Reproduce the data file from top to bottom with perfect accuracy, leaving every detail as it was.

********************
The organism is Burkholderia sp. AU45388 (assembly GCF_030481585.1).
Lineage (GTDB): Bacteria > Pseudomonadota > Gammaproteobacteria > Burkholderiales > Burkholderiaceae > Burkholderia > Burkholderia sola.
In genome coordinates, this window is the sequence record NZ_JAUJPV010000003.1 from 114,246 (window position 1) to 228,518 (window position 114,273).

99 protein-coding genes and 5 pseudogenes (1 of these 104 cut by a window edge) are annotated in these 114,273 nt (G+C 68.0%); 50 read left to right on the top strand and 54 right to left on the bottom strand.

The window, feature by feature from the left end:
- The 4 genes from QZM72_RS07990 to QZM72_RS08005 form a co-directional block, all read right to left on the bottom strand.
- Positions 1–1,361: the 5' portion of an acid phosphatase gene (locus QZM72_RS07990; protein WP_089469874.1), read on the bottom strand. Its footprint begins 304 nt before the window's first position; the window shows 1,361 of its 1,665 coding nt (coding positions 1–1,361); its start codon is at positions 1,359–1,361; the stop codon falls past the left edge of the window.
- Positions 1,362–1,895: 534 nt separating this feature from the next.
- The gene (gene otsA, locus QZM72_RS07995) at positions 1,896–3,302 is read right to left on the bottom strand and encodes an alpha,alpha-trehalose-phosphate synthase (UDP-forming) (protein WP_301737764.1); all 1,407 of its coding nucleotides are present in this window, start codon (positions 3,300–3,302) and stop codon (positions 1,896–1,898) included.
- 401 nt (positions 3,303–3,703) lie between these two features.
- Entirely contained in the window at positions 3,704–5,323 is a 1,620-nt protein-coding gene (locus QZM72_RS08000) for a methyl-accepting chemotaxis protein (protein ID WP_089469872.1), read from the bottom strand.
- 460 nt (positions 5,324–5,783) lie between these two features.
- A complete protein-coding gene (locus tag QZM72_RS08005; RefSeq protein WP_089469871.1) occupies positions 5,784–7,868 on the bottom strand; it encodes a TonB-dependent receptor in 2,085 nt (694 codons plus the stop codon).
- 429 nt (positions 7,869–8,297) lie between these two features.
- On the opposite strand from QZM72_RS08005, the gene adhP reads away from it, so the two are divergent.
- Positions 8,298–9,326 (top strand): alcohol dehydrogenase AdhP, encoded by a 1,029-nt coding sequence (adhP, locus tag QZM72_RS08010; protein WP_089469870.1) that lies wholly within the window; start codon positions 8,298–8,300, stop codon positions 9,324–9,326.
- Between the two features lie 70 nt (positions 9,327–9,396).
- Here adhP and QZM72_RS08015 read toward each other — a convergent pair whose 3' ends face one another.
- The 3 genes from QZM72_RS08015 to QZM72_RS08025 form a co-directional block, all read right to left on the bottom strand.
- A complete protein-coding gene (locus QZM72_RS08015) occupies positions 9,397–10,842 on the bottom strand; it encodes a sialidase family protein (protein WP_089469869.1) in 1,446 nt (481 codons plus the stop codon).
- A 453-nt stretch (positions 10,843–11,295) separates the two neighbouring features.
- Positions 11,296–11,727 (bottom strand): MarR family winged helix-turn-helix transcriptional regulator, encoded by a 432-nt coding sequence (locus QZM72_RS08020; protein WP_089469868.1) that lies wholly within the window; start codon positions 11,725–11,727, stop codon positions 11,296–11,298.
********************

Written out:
The organism is Burkholderia sp. AU45388 (assembly GCF_030481585.1).
Lineage (GTDB): Bacteria > Pseudomonadota > Gammaproteobacteria > Burkholderiales > Burkholderiaceae > Burkholderia > Burkholderia sola.
In genome coordinates, this window is the sequence record NZ_JAUJPV010000003.1 from 114,246 (window position 1) to 228,518 (window position 114,273).

99 protein-coding genes and 5 pseudogenes (1 of these 104 cut by a window edge) are annotated in these 114,273 nt (G+C 68.0%); 50 read left to right on the top strand and 54 right to left on the bottom strand.

The window, feature by feature from the left end:
- The 4 genes from QZM72_RS07990 to QZM72_RS08005 form a co-directional block, all read right to left on the bottom strand.
- Positions 1–1,361: the 5' portion of an acid phosphatase gene (locus QZM72_RS07990; protein WP_089469874.1), read on the bottom strand. Its footprint begins 304 nt before the window's first position; the window shows 1,361 of its 1,665 coding nt (coding positions 1–1,361); its start codon is at positions 1,359–1,361; the stop codon falls past the left edge of the window.
- Positions 1,362–1,895: 534 nt separating this feature from the next.
- The gene (gene otsA, locus QZM72_RS07995) at positions 1,896–3,302 is read right to left on the bottom strand and encodes an alpha,alpha-trehalose-phosphate synthase (UDP-forming) (protein WP_301737764.1); all 1,407 of its coding nucleotides are present in this window, start codon (positions 3,300–3,302) and stop codon (positions 1,896–1,898) included.
- 401 nt (positions 3,303–3,703) lie between these two features.
- Entirely contained in the window at positions 3,704–5,323 is a 1,620-nt protein-coding gene (locus QZM72_RS08000) for a methyl-accepting chemotaxis protein (protein ID WP_089469872.1), read from the bottom strand.
- 460 nt (positions 5,324–5,783) lie between these two features.
- A complete protein-coding gene (locus tag QZM72_RS08005; RefSeq protein WP_089469871.1) occupies positions 5,784–7,868 on the bottom strand; it encodes a TonB-dependent receptor in 2,085 nt (694 codons plus the stop codon).
- 429 nt (positions 7,869–8,297) lie between these two features.
- On the opposite strand from QZM72_RS08005, the gene adhP reads away from it, so the two are divergent.
- Positions 8,298–9,326 (top strand): alcohol dehydrogenase AdhP, encoded by a 1,029-nt coding sequence (adhP, locus tag QZM72_RS08010; protein WP_089469870.1) that lies wholly within the window; start codon positions 8,298–8,300, stop codon positions 9,324–9,326.
- Between the two features lie 70 nt (positions 9,327–9,396).
- Here adhP and QZM72_RS08015 read toward each other — a convergent pair whose 3' ends face one another.
- The 3 genes from QZM72_RS08015 to QZM72_RS08025 form a co-directional block, all read right to left on the bottom strand.
- A complete protein-coding gene (locus QZM72_RS08015) occupies positions 9,397–10,842 on the bottom strand; it encodes a sialidase family protein (protein WP_089469869.1) in 1,446 nt (481 codons plus the stop codon).
- A 453-nt stretch (positions 10,843–11,295) separates the two neighbouring features.
- Positions 11,296–11,727 (bottom strand): MarR family winged helix-turn-helix transcriptional regulator, encoded by a 432-nt coding sequence (locus QZM72_RS08020; protein WP_089469868.1) that lies wholly within the window; start codon positions 11,725–11,727, stop codon positions 11,296–11,298.